Hand to hand combat is all about strategy, tactics, improvisation, and making the most of basic body mechanics. Yes, basic body mechanics. I’ve talked before about how the hips lead the body and they do. It’s not the arms or the shoulders or the legs, though each of the muscles has their place in making the body work. The hips are the guiding factor to creating momentum, the strength that comes from the pivot, the turning of the hips in conjunction with the upper and lower body to create force through movement. You create better results through conditioning the body and training your reflexes, but the limitations the body faces are its limitations.
So, what are the directions you can strike in without stepping?
Forwards: front kick, roundhouse, shin kick, straight punch, cross, backhand, hammer fist, etc. Most of the basic strikes with the hands go straight forwards, the elbow can also strike going forward by coming across in a circular motion to strike at the face or the neck.
Side to side (right or left): The primary strikes on a sideways vector are the sidekick and the elbow. (Michi Note: Erp. I forgot the backhand, sorry.)
Backwards: the back kick, the mule kick, and other variations striking backwards (or with the fighter’s back to the opponent). Again: the elbow. The elbow is most useful for striking enemies from behind in close quarters, especially an enemy who is reaching in to grab them in a bear hug. Please keep in mind that the elbow is a close-quarters strike only, check it yourself by bending your arm at the elbow and bringing it across in front of your face. That’s the distance your character will have to strike effectively with the elbow, the elbow is the strike used when you are too close to get the windup for a punch to be effective. (Michi Note: my Divergent irritations are showing again, sorry.) Because of limited movement backwards, (yes, surprise! the joints betray us), the elbow is one of the most effective strikes from this direction. Strikes backwards are usually low (to the stomach) because visibility is either bad or non-existent, so the fighter is working off instinct. The stomach is a large, easy, soft target to aim for. (It’s not uncommon in the grab, if the arms are left free for a fighter to reach back over their head for their opponent’s eyes. Eye gouging is a thing, guys.)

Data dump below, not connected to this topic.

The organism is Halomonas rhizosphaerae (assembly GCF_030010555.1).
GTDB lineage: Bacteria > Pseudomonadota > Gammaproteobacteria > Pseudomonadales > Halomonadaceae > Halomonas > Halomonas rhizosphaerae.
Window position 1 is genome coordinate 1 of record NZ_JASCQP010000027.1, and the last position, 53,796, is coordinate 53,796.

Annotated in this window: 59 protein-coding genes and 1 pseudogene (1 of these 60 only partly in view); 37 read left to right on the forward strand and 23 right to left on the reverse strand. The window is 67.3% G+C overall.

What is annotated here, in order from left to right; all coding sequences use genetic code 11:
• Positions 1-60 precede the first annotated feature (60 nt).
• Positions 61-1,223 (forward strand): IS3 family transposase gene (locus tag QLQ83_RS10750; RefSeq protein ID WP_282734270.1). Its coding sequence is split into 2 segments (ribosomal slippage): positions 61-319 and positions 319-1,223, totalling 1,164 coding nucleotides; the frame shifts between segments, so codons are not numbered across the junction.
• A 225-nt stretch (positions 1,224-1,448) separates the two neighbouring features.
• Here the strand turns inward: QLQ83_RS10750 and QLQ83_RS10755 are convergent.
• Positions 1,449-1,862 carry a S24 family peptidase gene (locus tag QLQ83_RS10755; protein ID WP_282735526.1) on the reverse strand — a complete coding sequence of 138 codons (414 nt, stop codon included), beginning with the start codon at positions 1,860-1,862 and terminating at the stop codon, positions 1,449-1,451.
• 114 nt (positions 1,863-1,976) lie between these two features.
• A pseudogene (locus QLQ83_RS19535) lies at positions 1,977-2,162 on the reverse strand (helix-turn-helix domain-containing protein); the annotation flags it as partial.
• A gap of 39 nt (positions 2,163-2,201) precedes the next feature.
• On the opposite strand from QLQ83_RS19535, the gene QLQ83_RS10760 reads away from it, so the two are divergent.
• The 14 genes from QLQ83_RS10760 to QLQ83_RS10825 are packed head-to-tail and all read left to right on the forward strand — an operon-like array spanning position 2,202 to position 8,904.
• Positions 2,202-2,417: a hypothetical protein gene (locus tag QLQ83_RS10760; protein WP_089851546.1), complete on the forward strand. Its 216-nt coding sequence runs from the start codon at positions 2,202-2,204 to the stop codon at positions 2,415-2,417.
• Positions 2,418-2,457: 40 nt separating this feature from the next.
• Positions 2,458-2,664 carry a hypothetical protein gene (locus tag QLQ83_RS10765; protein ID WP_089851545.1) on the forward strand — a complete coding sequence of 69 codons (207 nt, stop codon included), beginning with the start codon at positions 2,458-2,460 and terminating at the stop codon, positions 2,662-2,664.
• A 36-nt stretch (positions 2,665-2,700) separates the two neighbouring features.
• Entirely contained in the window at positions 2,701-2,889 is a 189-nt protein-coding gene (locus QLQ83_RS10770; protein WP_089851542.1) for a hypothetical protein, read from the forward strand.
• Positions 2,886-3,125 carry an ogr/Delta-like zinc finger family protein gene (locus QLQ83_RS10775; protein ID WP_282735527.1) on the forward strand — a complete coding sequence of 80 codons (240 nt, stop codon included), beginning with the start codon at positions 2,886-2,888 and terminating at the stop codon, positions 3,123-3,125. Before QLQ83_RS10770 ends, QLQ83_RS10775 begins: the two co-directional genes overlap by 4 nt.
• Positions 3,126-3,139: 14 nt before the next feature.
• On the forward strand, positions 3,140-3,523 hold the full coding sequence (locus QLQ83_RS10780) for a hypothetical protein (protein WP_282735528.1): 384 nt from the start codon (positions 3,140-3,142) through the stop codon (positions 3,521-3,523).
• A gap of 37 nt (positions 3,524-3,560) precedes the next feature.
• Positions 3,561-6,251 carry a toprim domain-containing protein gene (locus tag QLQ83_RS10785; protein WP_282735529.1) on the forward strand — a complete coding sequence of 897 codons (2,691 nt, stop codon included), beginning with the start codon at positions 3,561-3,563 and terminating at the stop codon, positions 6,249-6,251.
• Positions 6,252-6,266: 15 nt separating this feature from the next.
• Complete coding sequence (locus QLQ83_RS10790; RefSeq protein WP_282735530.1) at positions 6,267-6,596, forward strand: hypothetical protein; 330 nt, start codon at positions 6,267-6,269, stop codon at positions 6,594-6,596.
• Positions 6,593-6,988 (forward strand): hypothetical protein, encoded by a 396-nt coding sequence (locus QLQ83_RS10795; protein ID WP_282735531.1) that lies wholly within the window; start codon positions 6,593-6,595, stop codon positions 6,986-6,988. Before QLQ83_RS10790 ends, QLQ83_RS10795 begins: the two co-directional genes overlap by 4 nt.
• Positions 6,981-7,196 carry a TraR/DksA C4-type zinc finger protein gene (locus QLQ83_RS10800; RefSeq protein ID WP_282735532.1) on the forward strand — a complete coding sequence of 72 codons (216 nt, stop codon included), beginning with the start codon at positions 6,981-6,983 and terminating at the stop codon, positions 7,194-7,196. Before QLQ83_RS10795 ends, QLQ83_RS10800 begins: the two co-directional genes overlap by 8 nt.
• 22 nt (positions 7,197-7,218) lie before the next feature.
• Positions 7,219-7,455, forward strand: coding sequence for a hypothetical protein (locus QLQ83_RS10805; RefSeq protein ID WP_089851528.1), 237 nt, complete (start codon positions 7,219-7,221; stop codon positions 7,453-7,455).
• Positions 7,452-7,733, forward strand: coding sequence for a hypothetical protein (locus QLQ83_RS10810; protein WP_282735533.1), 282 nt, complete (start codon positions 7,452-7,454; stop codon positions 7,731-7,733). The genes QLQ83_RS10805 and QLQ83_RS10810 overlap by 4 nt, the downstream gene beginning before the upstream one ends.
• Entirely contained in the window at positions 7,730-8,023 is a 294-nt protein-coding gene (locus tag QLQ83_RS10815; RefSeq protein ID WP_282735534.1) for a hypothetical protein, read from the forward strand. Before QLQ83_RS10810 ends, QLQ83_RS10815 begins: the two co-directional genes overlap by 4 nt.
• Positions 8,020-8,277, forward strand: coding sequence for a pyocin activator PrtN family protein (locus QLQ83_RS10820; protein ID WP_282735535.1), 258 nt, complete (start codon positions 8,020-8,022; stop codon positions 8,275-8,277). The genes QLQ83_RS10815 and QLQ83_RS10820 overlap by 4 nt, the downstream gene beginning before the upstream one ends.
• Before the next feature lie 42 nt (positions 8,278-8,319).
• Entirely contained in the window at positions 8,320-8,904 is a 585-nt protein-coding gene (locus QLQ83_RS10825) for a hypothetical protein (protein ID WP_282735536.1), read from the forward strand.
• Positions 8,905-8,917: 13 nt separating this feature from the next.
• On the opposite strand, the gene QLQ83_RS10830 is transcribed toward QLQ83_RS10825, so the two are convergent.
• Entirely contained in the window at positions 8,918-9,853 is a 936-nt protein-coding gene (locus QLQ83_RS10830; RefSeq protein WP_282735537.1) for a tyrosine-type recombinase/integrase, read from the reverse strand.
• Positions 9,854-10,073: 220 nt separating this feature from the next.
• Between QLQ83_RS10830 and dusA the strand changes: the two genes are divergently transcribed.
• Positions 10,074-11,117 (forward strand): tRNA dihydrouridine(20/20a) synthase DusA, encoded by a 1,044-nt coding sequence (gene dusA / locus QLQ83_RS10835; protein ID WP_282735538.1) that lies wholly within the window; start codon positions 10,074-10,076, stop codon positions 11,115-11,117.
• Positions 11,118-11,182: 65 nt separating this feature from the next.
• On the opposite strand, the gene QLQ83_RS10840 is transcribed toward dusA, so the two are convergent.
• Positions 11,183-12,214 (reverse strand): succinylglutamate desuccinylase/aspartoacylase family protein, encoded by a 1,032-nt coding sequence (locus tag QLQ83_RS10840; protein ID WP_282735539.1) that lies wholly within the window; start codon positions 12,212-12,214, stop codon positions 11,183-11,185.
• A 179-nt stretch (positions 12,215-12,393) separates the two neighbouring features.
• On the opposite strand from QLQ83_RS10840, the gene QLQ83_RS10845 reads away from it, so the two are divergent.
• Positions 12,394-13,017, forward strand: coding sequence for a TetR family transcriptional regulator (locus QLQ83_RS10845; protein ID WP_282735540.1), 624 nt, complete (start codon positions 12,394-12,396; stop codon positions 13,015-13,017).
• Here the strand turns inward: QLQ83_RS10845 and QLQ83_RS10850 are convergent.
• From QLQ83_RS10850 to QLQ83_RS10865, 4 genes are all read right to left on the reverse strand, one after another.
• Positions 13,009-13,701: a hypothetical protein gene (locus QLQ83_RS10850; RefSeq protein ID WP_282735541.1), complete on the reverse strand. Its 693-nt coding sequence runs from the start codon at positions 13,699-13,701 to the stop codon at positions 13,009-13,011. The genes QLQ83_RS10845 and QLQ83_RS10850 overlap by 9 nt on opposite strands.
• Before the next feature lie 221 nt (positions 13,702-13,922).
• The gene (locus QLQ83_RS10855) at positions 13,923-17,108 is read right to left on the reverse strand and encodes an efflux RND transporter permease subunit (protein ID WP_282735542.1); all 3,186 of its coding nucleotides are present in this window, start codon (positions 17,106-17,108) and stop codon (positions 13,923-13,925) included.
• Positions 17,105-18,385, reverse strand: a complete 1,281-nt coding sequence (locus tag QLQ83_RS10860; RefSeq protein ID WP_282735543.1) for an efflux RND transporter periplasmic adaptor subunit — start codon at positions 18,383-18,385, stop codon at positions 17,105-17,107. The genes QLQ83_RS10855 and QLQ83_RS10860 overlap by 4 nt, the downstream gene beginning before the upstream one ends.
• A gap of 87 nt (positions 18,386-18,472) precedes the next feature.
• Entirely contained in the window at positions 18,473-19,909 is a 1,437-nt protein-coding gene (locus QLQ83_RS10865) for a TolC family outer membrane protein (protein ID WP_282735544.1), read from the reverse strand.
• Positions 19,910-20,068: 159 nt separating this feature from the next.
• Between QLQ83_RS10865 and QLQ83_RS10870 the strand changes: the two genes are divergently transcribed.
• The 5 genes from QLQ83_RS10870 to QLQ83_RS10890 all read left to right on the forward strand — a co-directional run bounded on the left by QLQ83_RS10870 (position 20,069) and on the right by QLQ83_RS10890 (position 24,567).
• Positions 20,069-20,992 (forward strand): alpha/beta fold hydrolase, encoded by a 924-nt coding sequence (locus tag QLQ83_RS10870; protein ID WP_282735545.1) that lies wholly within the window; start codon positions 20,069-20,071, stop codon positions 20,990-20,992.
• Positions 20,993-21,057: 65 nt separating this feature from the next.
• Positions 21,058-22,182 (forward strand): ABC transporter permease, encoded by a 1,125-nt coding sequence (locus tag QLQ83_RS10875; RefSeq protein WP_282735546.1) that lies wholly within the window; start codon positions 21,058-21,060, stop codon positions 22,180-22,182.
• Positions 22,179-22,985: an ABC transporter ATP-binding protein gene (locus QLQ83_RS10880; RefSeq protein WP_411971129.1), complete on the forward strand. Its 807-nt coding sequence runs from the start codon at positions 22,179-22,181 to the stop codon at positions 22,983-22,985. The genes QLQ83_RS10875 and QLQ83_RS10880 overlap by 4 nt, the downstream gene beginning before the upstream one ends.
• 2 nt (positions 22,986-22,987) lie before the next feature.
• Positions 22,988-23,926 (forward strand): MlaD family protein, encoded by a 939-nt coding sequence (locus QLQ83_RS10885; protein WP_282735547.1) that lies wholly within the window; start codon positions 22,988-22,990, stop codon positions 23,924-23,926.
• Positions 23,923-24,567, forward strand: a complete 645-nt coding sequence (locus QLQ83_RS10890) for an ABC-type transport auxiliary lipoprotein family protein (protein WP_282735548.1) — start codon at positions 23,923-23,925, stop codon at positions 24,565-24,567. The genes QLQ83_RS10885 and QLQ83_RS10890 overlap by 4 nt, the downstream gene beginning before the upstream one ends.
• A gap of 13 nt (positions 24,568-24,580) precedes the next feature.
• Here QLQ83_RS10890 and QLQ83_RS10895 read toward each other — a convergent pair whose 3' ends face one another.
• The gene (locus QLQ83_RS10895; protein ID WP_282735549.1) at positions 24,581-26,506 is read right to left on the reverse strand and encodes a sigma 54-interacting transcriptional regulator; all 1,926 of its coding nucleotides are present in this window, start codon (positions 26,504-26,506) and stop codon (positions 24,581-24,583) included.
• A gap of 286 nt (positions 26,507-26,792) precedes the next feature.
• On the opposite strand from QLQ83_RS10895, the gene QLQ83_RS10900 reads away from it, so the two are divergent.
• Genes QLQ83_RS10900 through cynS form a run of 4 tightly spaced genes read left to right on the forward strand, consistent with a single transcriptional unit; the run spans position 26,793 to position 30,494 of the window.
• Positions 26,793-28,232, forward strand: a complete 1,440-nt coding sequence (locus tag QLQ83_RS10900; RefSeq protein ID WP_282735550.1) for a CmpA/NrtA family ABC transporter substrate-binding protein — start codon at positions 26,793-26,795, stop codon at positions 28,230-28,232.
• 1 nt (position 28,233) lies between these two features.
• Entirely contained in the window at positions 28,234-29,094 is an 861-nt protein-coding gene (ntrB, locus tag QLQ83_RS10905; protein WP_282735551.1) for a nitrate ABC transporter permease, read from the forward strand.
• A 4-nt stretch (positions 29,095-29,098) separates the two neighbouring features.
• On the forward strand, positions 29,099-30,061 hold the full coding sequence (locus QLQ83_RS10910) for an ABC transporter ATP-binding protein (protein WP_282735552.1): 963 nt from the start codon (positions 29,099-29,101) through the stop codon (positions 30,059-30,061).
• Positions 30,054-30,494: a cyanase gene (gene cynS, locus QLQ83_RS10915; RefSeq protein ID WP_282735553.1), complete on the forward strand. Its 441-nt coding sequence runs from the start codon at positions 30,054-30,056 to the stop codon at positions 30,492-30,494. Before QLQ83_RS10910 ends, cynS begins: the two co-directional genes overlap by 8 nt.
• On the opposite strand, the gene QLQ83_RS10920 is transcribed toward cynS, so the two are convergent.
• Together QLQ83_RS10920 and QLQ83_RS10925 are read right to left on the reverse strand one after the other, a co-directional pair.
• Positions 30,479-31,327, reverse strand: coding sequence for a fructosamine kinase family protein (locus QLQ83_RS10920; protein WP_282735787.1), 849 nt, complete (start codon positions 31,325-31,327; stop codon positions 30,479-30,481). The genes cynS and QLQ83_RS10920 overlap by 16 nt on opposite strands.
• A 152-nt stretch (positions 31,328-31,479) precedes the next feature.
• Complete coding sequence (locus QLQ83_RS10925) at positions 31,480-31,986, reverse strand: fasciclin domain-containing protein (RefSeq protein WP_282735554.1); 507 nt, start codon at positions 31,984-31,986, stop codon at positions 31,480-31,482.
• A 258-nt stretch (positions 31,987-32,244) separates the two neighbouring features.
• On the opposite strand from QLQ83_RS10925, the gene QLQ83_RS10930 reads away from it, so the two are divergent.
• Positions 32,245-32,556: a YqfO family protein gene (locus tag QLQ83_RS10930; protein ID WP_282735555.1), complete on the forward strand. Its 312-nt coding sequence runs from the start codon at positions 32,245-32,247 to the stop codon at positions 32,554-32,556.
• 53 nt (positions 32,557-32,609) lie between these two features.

It seems pretty limited when you stop and think about it. Forward, back, left, or right. Much of hand to hand and even basic weapons combat is all about maneuvering your opponent onto a vector they can’t strike from, while the protagonist is still able to strike them. This is both why stepping is important (focus on the feet). Now, it’s also important to remember that their opponent won’t want to go that way and may not be easily led. This is why stepping to get on diagonals or out of the way is important.
Always keep track of which directions all your characters in a scene are facing, what they want, where they are going, and what they are doing. It can be hard to visualize this and keep track, so always go back and double check (even triple check) that you didn’t accidentally magically move your characters to a different place just because they need to get hit on that line. Make sure the reader knows how they got from point A to point B to point C in the scene, even if the fighting itself is confusing for the characters.